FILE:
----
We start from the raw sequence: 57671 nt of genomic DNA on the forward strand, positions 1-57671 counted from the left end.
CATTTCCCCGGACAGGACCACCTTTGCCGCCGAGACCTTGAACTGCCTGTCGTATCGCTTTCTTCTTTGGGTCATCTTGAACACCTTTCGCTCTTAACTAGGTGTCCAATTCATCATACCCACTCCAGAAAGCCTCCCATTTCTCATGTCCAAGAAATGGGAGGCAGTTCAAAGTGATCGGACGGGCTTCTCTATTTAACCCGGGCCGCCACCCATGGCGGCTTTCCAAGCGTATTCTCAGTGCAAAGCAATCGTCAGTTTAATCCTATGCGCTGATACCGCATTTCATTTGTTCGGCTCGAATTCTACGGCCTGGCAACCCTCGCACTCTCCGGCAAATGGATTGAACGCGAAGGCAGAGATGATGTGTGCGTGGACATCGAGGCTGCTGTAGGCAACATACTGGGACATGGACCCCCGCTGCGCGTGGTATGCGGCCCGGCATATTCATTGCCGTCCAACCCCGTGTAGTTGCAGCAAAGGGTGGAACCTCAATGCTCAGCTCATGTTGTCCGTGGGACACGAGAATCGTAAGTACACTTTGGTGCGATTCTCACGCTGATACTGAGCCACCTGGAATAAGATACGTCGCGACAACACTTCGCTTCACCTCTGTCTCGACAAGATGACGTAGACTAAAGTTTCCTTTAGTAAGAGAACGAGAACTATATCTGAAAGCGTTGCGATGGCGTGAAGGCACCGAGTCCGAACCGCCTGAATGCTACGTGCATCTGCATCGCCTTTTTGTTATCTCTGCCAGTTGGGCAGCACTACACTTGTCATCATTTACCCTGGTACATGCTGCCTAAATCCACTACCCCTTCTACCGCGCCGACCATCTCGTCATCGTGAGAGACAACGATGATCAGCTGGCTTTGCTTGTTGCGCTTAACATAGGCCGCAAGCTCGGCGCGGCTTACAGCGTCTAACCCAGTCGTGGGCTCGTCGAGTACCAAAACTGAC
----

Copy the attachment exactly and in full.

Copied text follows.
We start from the raw sequence: 57671 nt of genomic DNA on the forward strand, positions 1-57671 counted from the left end.
CATTTCCCCGGACAGGACCACCTTTGCCGCCGAGACCTTGAACTGCCTGTCGTATCGCTTTCTTCTTTGGGTCATCTTGAACACCTTTCGCTCTTAACTAGGTGTCCAATTCATCATACCCACTCCAGAAAGCCTCCCATTTCTCATGTCCAAGAAATGGGAGGCAGTTCAAAGTGATCGGACGGGCTTCTCTATTTAACCCGGGCCGCCACCCATGGCGGCTTTCCAAGCGTATTCTCAGTGCAAAGCAATCGTCAGTTTAATCCTATGCGCTGATACCGCATTTCATTTGTTCGGCTCGAATTCTACGGCCTGGCAACCCTCGCACTCTCCGGCAAATGGATTGAACGCGAAGGCAGAGATGATGTGTGCGTGGACATCGAGGCTGCTGTAGGCAACATACTGGGACATGGACCCCCGCTGCGCGTGGTATGCGGCCCGGCATATTCATTGCCGTCCAACCCCGTGTAGTTGCAGCAAAGGGTGGAACCTCAATGCTCAGCTCATGTTGTCCGTGGGACACGAGAATCGTAAGTACACTTTGGTGCGATTCTCACGCTGATACTGAGCCACCTGGAATAAGATACGTCGCGACAACACTTCGCTTCACCTCTGTCTCGACAAGATGACGTAGACTAAAGTTTCCTTTAGTAAGAGAACGAGAACTATATCTGAAAGCGTTGCGATGGCGTGAAGGCACCGAGTCCGAACCGCCTGAATGCTACGTGCATCTGCATCGCCTTTTTGTTATCTCTGCCAGTTGGGCAGCACTACACTTGTCATCATTTACCCTGGTACATGCTGCCTAAATCCACTACCCCTTCTACCGCGCCGACCATCTCGTCATCGTGAGAGACAACGATGATCAGCTGGCTTTGCTTGTTGCGCTTAACATAGGCCGCAAGCTCGGCGCGGCTTACAGCGTCTAACCCAGTCGTGGGCTCGTCGAGTACCAAAACTGAC